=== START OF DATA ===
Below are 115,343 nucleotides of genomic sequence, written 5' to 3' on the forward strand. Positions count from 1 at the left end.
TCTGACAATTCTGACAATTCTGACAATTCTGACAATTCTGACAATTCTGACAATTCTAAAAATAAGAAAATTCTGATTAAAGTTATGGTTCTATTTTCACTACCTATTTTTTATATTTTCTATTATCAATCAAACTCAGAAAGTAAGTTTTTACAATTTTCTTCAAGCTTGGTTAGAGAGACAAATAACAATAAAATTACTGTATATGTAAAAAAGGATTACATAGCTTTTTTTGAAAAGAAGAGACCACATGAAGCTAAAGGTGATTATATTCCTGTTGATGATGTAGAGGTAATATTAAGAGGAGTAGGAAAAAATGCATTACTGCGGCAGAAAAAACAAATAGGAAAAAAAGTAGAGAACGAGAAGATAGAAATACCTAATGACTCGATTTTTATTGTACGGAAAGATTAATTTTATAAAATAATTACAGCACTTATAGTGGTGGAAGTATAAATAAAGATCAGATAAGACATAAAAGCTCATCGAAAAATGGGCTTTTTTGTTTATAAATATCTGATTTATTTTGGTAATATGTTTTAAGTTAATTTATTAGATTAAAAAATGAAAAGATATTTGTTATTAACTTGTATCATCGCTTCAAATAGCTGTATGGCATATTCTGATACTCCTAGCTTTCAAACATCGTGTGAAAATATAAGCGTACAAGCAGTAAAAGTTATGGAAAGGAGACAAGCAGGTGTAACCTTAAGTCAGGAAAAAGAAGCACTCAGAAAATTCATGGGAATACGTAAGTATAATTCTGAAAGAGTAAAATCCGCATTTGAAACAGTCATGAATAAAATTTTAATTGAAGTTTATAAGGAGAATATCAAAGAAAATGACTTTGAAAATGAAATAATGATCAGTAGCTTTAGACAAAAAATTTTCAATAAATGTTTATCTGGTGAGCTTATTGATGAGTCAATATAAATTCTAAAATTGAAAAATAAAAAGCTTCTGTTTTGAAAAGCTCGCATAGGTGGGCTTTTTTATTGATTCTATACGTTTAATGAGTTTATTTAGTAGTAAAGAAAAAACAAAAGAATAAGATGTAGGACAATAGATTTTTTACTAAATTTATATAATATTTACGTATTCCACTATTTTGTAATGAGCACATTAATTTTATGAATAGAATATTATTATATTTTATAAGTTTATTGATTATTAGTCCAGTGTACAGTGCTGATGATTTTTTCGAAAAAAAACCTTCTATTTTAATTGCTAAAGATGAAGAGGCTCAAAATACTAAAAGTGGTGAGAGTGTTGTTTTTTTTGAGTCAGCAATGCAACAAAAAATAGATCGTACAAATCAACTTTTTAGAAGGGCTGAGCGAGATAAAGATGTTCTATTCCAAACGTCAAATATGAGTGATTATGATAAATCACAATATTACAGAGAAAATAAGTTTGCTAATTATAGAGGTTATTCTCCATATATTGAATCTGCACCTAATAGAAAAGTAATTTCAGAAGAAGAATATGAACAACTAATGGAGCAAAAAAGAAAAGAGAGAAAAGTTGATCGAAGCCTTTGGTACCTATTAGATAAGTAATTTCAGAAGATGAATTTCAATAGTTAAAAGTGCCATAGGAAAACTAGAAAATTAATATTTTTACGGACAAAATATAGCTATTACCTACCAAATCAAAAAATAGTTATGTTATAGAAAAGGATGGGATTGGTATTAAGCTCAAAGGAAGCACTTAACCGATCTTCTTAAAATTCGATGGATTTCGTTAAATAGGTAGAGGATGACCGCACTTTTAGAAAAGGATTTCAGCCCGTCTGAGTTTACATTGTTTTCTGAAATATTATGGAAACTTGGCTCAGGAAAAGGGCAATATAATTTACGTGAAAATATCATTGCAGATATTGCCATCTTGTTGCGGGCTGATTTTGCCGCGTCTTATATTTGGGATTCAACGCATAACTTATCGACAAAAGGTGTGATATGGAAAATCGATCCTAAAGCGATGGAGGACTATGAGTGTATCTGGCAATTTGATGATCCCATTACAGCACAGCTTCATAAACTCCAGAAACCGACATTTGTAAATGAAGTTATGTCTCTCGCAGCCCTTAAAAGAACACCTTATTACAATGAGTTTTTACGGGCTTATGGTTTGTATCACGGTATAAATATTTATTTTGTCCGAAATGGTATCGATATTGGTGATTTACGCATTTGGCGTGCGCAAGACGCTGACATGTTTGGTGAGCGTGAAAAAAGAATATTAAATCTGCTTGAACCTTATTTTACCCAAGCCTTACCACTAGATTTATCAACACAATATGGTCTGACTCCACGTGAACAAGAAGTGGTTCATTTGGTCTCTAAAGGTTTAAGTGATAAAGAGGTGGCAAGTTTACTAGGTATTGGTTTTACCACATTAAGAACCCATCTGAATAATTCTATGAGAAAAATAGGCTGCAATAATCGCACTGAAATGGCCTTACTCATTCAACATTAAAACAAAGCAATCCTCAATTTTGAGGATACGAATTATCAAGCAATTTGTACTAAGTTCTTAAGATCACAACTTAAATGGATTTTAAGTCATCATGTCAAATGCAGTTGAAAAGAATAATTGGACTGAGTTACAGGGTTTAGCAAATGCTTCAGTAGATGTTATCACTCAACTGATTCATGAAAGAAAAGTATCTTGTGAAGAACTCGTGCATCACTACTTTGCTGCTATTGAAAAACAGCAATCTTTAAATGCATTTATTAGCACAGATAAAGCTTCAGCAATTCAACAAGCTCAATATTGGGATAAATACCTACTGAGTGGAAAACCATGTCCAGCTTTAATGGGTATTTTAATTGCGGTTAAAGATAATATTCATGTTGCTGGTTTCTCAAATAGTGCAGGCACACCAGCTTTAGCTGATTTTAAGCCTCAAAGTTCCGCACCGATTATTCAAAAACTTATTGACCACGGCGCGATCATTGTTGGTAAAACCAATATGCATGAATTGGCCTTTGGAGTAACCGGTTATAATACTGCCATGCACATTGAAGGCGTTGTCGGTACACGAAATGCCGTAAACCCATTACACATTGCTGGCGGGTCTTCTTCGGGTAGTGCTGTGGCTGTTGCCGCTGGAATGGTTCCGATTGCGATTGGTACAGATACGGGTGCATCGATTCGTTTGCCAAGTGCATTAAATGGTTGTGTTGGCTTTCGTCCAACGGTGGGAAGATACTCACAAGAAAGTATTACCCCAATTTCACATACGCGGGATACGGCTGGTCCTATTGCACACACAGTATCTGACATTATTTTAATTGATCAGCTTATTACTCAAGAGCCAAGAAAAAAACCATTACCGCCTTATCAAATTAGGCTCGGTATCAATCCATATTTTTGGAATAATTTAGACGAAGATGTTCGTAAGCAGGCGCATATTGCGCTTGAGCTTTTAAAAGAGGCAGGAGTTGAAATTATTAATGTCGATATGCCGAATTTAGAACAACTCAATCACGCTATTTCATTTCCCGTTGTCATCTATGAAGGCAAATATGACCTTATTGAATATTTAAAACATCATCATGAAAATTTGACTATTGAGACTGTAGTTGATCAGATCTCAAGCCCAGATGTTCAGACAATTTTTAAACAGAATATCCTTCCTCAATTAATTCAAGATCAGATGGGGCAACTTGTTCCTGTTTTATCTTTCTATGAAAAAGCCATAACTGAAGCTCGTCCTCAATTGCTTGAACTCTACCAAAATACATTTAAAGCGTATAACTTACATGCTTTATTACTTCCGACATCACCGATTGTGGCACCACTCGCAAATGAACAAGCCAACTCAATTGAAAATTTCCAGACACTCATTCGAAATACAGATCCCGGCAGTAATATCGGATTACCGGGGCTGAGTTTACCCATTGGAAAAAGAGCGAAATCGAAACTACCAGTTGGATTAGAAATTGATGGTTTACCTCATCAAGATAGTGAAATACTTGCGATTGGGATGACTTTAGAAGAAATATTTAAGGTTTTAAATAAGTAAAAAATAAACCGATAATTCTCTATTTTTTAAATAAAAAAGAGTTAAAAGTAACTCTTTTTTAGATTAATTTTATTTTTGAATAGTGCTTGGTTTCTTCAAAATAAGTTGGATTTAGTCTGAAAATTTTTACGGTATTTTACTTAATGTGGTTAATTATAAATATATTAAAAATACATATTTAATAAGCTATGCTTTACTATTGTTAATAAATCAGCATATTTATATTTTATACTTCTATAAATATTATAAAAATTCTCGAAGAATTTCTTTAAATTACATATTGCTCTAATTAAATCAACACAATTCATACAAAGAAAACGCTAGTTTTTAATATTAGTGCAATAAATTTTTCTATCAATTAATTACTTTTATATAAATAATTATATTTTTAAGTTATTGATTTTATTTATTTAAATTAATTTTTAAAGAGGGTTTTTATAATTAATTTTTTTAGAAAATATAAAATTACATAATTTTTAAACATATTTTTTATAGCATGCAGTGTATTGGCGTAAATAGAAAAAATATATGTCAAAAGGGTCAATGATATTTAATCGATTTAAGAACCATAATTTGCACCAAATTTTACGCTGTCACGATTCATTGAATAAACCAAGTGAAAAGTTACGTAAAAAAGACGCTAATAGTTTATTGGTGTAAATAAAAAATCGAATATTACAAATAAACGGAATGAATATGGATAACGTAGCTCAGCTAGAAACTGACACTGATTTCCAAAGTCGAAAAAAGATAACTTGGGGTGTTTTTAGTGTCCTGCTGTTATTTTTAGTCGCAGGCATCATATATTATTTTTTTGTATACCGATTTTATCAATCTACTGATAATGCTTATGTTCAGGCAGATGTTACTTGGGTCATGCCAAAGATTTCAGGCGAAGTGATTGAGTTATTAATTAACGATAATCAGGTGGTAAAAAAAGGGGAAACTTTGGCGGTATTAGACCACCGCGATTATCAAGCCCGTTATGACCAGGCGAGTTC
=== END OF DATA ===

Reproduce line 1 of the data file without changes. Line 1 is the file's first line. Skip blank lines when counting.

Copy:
Below are 115,343 nucleotides of genomic sequence, written 5' to 3' on the forward strand. Positions count from 1 at the left end.